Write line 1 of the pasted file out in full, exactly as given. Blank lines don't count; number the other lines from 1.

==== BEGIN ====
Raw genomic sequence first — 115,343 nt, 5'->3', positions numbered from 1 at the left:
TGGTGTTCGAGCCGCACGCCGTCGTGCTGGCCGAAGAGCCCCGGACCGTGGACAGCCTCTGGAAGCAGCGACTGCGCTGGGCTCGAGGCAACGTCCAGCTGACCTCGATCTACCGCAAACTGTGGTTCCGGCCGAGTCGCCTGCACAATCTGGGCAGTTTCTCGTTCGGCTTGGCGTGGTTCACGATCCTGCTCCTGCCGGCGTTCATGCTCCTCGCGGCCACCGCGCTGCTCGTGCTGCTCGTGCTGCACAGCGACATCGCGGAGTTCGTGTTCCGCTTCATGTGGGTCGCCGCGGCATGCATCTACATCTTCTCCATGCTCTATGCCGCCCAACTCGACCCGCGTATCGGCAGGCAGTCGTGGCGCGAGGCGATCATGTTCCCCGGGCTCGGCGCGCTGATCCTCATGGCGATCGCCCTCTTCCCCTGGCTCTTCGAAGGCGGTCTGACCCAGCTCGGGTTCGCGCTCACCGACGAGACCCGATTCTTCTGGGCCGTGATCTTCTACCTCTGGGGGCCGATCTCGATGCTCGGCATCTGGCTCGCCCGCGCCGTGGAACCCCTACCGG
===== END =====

Raw genomic sequence first — 115,343 nt, 5'->3', positions numbered from 1 at the left: